It’s January. The holidays are over, kids are back in school. It is a time of new beginnings and resolutions, and soon the legislative session will begin.
It’s also a time for coughing, watery eyes, increased respiratory issues–in other words, the inversion is on its way.
Every winter, Utah, especially the northern part of the state, suffers from an interminably long inversion. A condition where cold air is trapped under a layer of stagnant warmer air. The lack of movement in the air causes pollution to become trapped and until we get strong winds or a big storm, we’re stuck breathing it all in, or rather coughing it all out.
It is easy to blame big polluters like the refineries but the truth is, our own behaviors have some of the greatest impact on our air quality.
There are a couple relatively easy things we can do to help clean up our air.
First, we can drive less. Every time we get in our cars to run a quick errand, we belch out toxic pollution. If every Utahn made a conscious effort to drive less, the impact would be significant.
Making small changes to our routines can help.
Things like carpooling, using mass transit, combining trips to consolidate drive time and postponing errands on high-pollution days, will all reduce the amount of pollution we add to the air.
Businesses should be encouraged to provide telecommuting opportunities–allowing employees, where possible, to work from home, completely eliminating the need to drive.
While it is tempting to warm up our car on a cold morning, choosing not to idle is an easy, albeit slightly less comfortable, step we can all take.
Also, keep your car in good condition with tires inflated and clean air filters. When your car runs smoothly, it pollutes less.
Another big way to improve our air is to stop burning wood. The crackle of the fire, the smell of the wood–it’s a nice way to relax on a cold winter day but the truth is, every single wood burning fireplace is the equivalent of driving 90 SUVs. It’s not just a little step–it’s a big one.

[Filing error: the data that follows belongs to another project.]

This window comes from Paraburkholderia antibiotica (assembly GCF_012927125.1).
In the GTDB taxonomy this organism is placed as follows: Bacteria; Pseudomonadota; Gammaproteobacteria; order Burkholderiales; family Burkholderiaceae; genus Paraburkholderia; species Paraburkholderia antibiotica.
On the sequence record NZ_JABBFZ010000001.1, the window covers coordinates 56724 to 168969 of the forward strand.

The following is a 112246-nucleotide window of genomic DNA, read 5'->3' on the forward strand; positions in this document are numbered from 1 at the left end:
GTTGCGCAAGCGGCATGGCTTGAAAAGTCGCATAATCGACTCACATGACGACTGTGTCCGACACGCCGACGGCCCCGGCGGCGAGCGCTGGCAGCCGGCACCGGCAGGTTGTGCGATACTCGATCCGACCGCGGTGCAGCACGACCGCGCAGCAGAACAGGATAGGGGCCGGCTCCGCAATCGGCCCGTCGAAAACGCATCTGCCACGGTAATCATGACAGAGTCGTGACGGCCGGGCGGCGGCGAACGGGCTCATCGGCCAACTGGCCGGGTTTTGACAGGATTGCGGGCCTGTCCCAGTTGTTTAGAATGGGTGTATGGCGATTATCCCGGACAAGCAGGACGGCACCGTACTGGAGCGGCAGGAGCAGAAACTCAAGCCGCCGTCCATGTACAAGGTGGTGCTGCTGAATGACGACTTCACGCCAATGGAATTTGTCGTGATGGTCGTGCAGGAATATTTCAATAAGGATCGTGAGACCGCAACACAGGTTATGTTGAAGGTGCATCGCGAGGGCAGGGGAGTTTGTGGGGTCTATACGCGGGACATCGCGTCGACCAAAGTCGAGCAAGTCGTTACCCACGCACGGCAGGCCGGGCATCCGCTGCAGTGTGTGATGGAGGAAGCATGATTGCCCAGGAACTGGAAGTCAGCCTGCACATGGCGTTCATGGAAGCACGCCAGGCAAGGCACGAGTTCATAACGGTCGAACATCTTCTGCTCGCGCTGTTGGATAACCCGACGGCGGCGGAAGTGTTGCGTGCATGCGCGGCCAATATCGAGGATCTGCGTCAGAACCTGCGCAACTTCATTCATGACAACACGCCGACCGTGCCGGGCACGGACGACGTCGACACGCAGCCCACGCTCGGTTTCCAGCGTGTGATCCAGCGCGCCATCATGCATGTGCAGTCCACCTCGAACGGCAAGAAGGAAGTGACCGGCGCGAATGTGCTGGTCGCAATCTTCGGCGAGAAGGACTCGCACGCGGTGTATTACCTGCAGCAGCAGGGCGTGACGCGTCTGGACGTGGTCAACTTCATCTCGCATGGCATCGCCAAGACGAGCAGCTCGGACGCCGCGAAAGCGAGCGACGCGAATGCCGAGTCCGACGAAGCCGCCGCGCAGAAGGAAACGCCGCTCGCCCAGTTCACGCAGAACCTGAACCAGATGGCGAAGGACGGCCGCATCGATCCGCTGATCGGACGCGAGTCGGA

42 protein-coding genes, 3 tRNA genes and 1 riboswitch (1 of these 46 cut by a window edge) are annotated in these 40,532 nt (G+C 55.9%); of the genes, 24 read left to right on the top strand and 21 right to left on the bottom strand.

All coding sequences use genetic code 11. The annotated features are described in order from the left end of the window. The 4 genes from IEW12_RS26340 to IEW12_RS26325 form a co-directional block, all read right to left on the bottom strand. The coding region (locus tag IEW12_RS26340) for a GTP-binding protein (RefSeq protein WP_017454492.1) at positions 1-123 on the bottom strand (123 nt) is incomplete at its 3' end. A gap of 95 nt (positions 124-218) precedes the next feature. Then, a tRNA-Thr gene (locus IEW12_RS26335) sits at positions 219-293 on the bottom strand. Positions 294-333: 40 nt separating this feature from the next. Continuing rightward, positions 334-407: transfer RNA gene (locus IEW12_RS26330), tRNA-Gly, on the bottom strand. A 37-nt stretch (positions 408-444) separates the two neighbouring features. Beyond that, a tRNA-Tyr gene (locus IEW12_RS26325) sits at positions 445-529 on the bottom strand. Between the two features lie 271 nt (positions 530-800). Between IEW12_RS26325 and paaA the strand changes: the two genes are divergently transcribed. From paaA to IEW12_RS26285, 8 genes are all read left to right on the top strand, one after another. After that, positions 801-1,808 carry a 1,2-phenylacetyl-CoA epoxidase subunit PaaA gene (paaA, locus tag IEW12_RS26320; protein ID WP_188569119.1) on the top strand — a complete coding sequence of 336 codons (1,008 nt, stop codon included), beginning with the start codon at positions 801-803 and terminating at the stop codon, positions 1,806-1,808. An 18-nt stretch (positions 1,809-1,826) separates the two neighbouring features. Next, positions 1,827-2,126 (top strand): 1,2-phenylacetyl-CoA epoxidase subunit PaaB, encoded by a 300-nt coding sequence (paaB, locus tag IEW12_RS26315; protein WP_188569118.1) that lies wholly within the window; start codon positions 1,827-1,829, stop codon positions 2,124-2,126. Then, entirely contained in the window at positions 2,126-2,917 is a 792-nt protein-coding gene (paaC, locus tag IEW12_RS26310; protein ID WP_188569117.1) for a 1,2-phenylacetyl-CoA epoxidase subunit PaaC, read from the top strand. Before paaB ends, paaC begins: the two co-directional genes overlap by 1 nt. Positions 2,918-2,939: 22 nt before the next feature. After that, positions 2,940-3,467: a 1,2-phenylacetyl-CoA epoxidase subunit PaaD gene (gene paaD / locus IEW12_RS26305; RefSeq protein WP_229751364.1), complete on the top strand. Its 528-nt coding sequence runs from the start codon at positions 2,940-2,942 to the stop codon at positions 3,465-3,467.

Wood burning has such a negative impact that right now, the Utah Division of Air Quality is considering a November-March ban on wood burning for northern Utah. This would be an important regulatory step, but even if it isn’t approved, we can all pledge to stop burning wood now.
We will be encouraging the legislature to do its part with regulation and rules and we’re supportive of the new DAQ proposals, but let’s not wait for government to do our work for us–let’s commit to doing our part.
We’ve got a little something for everyone out there willing to help.
Thanks to a generous donor, one lucky contest winner will win a 7-day stay in the clean, crisp air of Sedona, Arizona at the Sedona Summit Resort from February 1st through the 8th.
Relax in your room, enjoy hiking in the scenic red rock, and give your lungs a rest from that gunky winter inversion. Enter here.
And even if you don’t win the getaway to Sedona, remember, we can all do something about air quality.
Let’s douse the fire, drive less and be more conscious of the pollution we’re contributing to the inversion. If we aren’t part of the solution, we’re part of the problem.